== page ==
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Cambridge, MA—Not only in politics but across the board in eight different sectors of national life, Americans have lost confidence in their leaders over the past year. Overall, some 77% say that the country now has a crisis in leadership, and confidence levels have fallen to the lowest levels recorded in recent times.
Those are among the key findings of a nationwide poll, the National Leadership Index (NLI), released today by the Center for Public Leadership at Harvard Kennedy School and Merriman River Group. The survey is the seventh annual measurement of public attitudes toward 13 different sectors of American life, ranging from business and nonprofits to politics and religion.
“It is understandable that in these hard times, when so much frustration and anger is directed at Washington and Wall Street, Americans would be down on the performance of their leaders. But the levels of unhappiness have reached a point where they threaten the coherence and stability of our society,” said David Gergen, professor of public service and director of the Center for Public Leadership.
“Fortunately,” he continued, “Americans still like to believe that our problems can be solved through better leaders. But we don’t have much time—these results should be a fire bell in the night for leaders in every walk of life.”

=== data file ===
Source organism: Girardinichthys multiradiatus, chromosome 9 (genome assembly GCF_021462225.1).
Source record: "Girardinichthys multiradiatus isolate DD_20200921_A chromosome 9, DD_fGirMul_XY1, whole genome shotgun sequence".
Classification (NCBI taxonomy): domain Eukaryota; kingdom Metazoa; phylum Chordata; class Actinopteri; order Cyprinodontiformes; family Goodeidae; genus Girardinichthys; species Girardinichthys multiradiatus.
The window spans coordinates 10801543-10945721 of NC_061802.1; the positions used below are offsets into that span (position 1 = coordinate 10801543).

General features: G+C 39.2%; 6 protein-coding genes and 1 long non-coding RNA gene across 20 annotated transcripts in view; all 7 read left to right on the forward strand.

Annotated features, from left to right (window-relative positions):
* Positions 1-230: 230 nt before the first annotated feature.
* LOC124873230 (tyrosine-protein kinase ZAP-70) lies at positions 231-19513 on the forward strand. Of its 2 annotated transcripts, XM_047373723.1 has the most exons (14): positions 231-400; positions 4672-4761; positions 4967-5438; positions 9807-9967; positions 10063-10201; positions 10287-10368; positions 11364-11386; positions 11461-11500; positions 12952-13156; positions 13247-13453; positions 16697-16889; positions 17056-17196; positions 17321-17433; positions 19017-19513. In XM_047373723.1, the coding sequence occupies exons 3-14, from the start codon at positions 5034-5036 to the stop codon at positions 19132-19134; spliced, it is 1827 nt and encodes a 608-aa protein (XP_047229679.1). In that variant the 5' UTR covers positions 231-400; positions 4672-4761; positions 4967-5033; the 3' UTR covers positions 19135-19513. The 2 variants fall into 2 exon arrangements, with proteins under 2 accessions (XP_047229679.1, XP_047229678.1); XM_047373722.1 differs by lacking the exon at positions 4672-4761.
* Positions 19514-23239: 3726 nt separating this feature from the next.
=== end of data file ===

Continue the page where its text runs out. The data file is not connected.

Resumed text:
In only two sectors measured in this year’s report—military and medical—did the leaders receive above-average confidence scores. Ratings for the remaining eleven sectors fell into the below-average range or remained in the below-average range. Wall Street and Congress stood out as the sectors in which Americans have the least confidence—indeed, the confidence rating for these two was barely above “none at all.”
Additional highlights from this year’s National Leadership Index:
• For the fourth year in a row, Americans’ confidence in their leaders is significantly below-average.
• The belief that we have a leadership crisis is at its highest level since 2008.
• Confidence in the leadership of eight sectors declined during the past year: medical, nonprofit & charity, the Supreme Court, education, business, the Executive Branch, Congress, and Wall Street.
• Confidence in Congressional and educational leaders decreased for the second straight year.
• Confidence in Congressional and Supreme Court leadership fell the most precipitously during the past year.
The complete report is available online at: http://www.centerforpublicleadership.org/images/pdf/2012_nli.pdf.
The poll surveyed a demographically representative sample of 1,065 U.S. citizens (margin of error ± 3.0 percent).
About the Center for Public Leadership
Established through a generous gift from the Wexner Foundation, the Center for Public Leadership at Harvard Kennedy School seeks to advance the frontiers of knowledge about leadership through research and teaching. It is equally committed to broadening and deepening the pool of leaders for the common good through cocurricular activities that include skill-building workshops, public service fellowships, and programming in leadership for social change. Learn more at: www.hks.harvard.edu/leadership.